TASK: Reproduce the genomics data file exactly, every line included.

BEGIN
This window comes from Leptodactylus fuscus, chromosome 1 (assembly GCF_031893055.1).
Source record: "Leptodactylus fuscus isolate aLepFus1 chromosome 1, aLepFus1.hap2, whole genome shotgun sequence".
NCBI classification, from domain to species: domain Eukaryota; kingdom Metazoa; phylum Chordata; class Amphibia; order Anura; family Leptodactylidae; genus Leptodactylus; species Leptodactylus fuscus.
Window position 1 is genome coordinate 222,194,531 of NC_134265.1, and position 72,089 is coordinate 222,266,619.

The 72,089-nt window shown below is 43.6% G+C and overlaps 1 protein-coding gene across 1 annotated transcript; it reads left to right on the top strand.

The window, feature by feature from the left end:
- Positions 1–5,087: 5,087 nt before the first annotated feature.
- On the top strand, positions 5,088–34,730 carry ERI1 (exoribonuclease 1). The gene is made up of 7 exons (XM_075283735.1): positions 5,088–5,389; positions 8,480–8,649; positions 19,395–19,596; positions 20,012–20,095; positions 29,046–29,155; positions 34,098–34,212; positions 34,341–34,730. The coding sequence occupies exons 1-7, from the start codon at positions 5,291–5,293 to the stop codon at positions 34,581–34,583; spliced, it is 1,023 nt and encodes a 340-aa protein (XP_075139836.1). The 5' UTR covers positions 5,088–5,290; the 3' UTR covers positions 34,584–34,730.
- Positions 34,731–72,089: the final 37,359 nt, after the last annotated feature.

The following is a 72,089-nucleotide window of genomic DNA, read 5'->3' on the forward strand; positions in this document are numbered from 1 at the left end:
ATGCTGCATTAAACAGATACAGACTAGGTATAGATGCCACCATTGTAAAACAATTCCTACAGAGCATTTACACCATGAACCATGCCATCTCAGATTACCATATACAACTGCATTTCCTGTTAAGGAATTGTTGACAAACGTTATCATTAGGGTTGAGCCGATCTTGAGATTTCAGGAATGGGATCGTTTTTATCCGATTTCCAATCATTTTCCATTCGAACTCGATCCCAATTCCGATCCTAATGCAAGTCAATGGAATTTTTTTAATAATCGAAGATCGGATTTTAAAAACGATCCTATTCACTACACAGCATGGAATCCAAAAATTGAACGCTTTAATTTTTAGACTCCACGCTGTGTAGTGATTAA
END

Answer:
This window comes from Leptodactylus fuscus, chromosome 1 (assembly GCF_031893055.1).
Source record: "Leptodactylus fuscus isolate aLepFus1 chromosome 1, aLepFus1.hap2, whole genome shotgun sequence".
NCBI classification, from domain to species: domain Eukaryota; kingdom Metazoa; phylum Chordata; class Amphibia; order Anura; family Leptodactylidae; genus Leptodactylus; species Leptodactylus fuscus.
Window position 1 is genome coordinate 222,194,531 of NC_134265.1, and position 72,089 is coordinate 222,266,619.

The 72,089-nt window shown below is 43.6% G+C and overlaps 1 protein-coding gene across 1 annotated transcript; it reads left to right on the top strand.

The window, feature by feature from the left end:
- Positions 1–5,087: 5,087 nt before the first annotated feature.
- On the top strand, positions 5,088–34,730 carry ERI1 (exoribonuclease 1). The gene is made up of 7 exons (XM_075283735.1): positions 5,088–5,389; positions 8,480–8,649; positions 19,395–19,596; positions 20,012–20,095; positions 29,046–29,155; positions 34,098–34,212; positions 34,341–34,730. The coding sequence occupies exons 1-7, from the start codon at positions 5,291–5,293 to the stop codon at positions 34,581–34,583; spliced, it is 1,023 nt and encodes a 340-aa protein (XP_075139836.1). The 5' UTR covers positions 5,088–5,290; the 3' UTR covers positions 34,584–34,730.
- Positions 34,731–72,089: the final 37,359 nt, after the last annotated feature.

The following is a 72,089-nucleotide window of genomic DNA, read 5'->3' on the forward strand; positions in this document are numbered from 1 at the left end:
ATGCTGCATTAAACAGATACAGACTAGGTATAGATGCCACCATTGTAAAACAATTCCTACAGAGCATTTACACCATGAACCATGCCATCTCAGATTACCATATACAACTGCATTTCCTGTTAAGGAATTGTTGACAAACGTTATCATTAGGGTTGAGCCGATCTTGAGATTTCAGGAATGGGATCGTTTTTATCCGATTTCCAATCATTTTCCATTCGAACTCGATCCCAATTCCGATCCTAATGCAAGTCAATGGAATTTTTTTAATAATCGAAGATCGGATTTTAAAAACGATCCTATTCACTACACAGCATGGAATCCAAAAATTGAACGCTTTAATTTTTAGACTCCACGCTGTGTAGTGATTAA